I was heartened to see that all three of these games have received reams of positive feedback and favourable community ratings. But the negative feedback is just as telling.
Naturally, some of the negative comments come from those complaining that they Don't Get It, or that these games don't contain enough gore and explosions, or that the graphics are stupid and the music is gay (they're not, and it isn't). Not to stereotype or anything, but these definitely tend towards the less literate of posts. But there's also another layer to the poor responses. There is, it seems, a small but fervent minority who actively oppose the use of games as an artistic platform, who find the very concept of narrative-led gaming pretentious and argue that Having Something To Say is best left to other, less visceral media. This reaction, I must confess, was a bit of a shock.
I know there are plenty of gamers who simply don't care about games as art, or games as story. I don't mind that at all. But the idea that games as art is actively detrimental to gaming is one I hadn't really considered before. Maybe it's spinning out of the old narratology vs ludology debate from way back when, when games were only just breaking into the academic consciousness? The idea that individual games have been hampered by their story, or by artistic pretensions... yes, certainly. But to argue that it's bad for the medium as a whole to want to tell mature or provocative stories? I'm not sure I can wrap my head around that.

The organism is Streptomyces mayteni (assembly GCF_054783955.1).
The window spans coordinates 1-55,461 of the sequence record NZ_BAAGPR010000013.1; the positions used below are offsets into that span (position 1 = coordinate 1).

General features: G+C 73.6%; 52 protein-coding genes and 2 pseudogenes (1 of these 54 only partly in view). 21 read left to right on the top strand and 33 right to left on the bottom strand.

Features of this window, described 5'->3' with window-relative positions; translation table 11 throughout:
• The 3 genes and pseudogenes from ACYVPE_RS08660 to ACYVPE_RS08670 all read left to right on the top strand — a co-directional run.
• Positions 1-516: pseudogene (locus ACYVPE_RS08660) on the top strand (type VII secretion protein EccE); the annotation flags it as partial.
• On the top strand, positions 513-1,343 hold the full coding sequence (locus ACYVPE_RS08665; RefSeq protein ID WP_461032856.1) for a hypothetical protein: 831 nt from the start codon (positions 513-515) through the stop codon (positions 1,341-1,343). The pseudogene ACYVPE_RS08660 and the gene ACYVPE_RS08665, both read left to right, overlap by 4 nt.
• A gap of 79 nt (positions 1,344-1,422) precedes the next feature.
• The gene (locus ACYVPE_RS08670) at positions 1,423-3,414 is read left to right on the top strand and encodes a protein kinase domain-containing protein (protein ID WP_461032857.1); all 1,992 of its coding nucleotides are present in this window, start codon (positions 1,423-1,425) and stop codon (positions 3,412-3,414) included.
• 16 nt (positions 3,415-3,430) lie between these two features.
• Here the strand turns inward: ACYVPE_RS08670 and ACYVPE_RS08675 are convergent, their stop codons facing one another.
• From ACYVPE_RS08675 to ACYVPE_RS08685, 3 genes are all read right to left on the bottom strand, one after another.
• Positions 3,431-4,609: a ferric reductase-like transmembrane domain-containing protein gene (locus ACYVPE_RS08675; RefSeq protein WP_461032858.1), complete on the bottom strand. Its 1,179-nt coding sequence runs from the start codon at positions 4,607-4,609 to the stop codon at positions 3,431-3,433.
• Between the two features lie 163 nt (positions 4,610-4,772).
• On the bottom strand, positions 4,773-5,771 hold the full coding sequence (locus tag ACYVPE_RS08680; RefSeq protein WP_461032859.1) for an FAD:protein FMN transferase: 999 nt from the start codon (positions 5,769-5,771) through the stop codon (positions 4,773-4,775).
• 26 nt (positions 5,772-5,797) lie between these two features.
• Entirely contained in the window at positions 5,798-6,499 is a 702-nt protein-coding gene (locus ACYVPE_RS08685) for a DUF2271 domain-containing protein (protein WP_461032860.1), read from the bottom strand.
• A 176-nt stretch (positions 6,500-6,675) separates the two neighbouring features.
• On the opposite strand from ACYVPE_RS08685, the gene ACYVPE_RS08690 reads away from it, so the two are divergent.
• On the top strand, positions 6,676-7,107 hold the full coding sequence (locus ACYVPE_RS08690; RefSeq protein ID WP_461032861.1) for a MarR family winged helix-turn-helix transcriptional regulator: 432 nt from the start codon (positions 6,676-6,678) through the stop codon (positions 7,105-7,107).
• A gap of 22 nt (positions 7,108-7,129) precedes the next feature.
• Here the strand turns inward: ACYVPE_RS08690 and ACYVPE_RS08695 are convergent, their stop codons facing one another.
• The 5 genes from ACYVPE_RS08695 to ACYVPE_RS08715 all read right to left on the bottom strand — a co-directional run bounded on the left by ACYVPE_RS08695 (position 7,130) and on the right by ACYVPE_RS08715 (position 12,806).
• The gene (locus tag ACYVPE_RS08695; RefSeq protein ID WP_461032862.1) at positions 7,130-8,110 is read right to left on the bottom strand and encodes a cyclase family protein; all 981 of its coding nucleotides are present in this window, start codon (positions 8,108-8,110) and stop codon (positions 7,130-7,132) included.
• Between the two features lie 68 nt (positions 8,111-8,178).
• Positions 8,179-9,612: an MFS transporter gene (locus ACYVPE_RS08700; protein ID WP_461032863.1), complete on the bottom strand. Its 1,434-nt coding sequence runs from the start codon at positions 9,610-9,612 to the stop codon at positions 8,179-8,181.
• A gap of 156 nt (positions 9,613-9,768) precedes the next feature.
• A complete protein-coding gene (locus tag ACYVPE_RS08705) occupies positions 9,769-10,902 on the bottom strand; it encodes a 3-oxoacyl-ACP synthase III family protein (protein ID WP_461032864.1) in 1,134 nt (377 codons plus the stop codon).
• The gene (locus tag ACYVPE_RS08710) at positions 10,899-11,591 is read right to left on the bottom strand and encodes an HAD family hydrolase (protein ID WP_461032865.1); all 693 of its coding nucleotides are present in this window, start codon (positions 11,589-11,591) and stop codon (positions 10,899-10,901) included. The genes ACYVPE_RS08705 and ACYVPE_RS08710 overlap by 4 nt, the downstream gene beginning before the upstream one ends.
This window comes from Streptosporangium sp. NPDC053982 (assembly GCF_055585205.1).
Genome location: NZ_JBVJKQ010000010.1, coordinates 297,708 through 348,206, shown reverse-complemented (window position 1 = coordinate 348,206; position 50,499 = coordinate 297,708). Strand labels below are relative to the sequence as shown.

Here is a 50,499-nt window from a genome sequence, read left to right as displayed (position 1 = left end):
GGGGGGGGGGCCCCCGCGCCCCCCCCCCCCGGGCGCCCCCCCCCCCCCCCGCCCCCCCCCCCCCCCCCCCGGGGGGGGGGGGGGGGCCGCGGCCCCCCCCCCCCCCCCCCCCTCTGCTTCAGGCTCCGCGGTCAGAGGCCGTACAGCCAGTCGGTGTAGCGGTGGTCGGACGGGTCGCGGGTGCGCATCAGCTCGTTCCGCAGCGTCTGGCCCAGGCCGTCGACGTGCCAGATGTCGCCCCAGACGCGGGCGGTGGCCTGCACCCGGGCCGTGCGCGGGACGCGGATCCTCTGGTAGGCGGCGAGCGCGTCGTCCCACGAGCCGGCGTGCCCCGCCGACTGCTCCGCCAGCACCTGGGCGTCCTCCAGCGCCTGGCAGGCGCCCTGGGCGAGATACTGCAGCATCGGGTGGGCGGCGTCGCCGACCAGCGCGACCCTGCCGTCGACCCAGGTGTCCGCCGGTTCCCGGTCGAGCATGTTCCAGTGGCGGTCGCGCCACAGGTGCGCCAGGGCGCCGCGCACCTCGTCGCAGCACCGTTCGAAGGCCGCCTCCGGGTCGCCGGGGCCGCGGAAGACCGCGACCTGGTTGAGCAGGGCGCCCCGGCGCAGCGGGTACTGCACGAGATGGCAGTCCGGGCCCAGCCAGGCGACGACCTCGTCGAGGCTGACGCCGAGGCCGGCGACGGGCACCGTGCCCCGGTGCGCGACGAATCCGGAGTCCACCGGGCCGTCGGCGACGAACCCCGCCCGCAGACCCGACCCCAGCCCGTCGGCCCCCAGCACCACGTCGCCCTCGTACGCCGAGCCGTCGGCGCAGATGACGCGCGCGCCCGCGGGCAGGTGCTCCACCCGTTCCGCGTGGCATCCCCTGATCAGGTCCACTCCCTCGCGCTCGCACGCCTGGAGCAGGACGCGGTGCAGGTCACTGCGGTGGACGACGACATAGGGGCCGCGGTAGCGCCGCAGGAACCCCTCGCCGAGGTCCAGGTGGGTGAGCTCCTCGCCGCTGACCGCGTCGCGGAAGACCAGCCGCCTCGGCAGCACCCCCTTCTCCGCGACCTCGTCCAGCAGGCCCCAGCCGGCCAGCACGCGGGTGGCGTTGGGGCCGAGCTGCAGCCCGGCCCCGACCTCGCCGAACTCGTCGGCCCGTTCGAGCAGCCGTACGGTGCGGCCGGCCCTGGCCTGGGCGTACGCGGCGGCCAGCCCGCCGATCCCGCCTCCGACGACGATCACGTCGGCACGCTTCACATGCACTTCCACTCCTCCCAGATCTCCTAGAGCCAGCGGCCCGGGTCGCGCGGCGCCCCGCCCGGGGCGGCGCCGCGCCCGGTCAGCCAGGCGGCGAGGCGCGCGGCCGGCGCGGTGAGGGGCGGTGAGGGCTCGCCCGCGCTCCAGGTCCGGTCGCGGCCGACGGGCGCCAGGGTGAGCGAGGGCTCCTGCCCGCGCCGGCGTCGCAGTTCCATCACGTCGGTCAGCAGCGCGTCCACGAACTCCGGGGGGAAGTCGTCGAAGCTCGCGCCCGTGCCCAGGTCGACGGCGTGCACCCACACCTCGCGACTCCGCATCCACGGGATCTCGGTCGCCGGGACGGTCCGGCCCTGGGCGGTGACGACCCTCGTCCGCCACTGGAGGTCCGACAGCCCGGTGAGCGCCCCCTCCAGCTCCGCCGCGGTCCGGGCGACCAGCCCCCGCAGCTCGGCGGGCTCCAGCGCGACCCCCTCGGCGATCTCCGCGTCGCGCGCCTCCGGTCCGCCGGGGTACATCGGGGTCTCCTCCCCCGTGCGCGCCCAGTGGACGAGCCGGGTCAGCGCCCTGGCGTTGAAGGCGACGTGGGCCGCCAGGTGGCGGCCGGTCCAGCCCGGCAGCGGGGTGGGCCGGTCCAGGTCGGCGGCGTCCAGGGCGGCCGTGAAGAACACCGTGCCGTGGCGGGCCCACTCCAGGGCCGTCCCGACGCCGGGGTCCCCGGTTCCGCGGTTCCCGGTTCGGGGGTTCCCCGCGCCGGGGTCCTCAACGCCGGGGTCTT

But then, I'm sure some people can't understand why I think Halo has been bad for the industry overall. Mere dislike is easy enough to deal with - I don't like real time strategy games, so I don't play them. Simple. I actually quite enjoy Halo, as far as braindead repetitive corridor shooters go; my problem with it is that it pushed the focus of game design in a direction I consider to be ultimately harmful to the cause of gaming being considered a valid medium. Perhaps the people who enjoy said direction are the same people who are actively opposed to games led by artistic concerns.
Are they wrong? I dunno. Not necessarily. But I can't accept that artistic games, seeking to tell intelligent or emotionally resonant stories, are bad for the business. Where would that mindset have gotten theatre or cinema?